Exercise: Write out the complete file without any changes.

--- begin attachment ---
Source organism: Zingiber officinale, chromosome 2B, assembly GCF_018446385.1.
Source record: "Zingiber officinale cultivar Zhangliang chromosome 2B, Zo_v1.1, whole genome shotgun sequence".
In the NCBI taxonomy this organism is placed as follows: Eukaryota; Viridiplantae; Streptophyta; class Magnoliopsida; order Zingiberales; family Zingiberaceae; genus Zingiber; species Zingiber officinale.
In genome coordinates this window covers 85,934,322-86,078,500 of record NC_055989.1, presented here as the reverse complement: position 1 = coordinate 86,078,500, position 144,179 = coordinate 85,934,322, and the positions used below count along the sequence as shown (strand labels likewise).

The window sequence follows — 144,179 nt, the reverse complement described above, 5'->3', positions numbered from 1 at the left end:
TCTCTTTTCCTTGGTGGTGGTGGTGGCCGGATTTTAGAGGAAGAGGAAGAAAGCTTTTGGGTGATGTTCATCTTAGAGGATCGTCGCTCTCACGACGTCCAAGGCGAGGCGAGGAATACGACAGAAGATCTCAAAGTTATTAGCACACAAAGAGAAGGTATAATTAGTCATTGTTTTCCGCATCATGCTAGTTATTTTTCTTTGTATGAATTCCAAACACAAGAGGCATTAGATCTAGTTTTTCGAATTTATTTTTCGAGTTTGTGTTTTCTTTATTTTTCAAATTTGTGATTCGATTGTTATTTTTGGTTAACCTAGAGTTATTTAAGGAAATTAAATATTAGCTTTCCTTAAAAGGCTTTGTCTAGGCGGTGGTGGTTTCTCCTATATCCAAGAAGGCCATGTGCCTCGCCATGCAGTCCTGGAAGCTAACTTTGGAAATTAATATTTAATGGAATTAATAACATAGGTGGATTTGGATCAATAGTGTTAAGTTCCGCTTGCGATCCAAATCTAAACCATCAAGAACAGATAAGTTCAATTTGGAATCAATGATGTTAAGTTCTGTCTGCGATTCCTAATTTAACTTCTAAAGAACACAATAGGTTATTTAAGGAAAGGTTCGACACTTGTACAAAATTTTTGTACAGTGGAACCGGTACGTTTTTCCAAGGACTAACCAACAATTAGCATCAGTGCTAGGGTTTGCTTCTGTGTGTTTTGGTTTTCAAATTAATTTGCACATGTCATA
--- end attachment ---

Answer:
Source organism: Zingiber officinale, chromosome 2B, assembly GCF_018446385.1.
Source record: "Zingiber officinale cultivar Zhangliang chromosome 2B, Zo_v1.1, whole genome shotgun sequence".
In the NCBI taxonomy this organism is placed as follows: Eukaryota; Viridiplantae; Streptophyta; class Magnoliopsida; order Zingiberales; family Zingiberaceae; genus Zingiber; species Zingiber officinale.
In genome coordinates this window covers 85,934,322-86,078,500 of record NC_055989.1, presented here as the reverse complement: position 1 = coordinate 86,078,500, position 144,179 = coordinate 85,934,322, and the positions used below count along the sequence as shown (strand labels likewise).

The window sequence follows — 144,179 nt, the reverse complement described above, 5'->3', positions numbered from 1 at the left end:
TCTCTTTTCCTTGGTGGTGGTGGTGGCCGGATTTTAGAGGAAGAGGAAGAAAGCTTTTGGGTGATGTTCATCTTAGAGGATCGTCGCTCTCACGACGTCCAAGGCGAGGCGAGGAATACGACAGAAGATCTCAAAGTTATTAGCACACAAAGAGAAGGTATAATTAGTCATTGTTTTCCGCATCATGCTAGTTATTTTTCTTTGTATGAATTCCAAACACAAGAGGCATTAGATCTAGTTTTTCGAATTTATTTTTCGAGTTTGTGTTTTCTTTATTTTTCAAATTTGTGATTCGATTGTTATTTTTGGTTAACCTAGAGTTATTTAAGGAAATTAAATATTAGCTTTCCTTAAAAGGCTTTGTCTAGGCGGTGGTGGTTTCTCCTATATCCAAGAAGGCCATGTGCCTCGCCATGCAGTCCTGGAAGCTAACTTTGGAAATTAATATTTAATGGAATTAATAACATAGGTGGATTTGGATCAATAGTGTTAAGTTCCGCTTGCGATCCAAATCTAAACCATCAAGAACAGATAAGTTCAATTTGGAATCAATGATGTTAAGTTCTGTCTGCGATTCCTAATTTAACTTCTAAAGAACACAATAGGTTATTTAAGGAAAGGTTCGACACTTGTACAAAATTTTTGTACAGTGGAACCGGTACGTTTTTCCAAGGACTAACCAACAATTAGCATCAGTGCTAGGGTTTGCTTCTGTGTGTTTTGGTTTTCAAATTAATTTGCACATGTCATA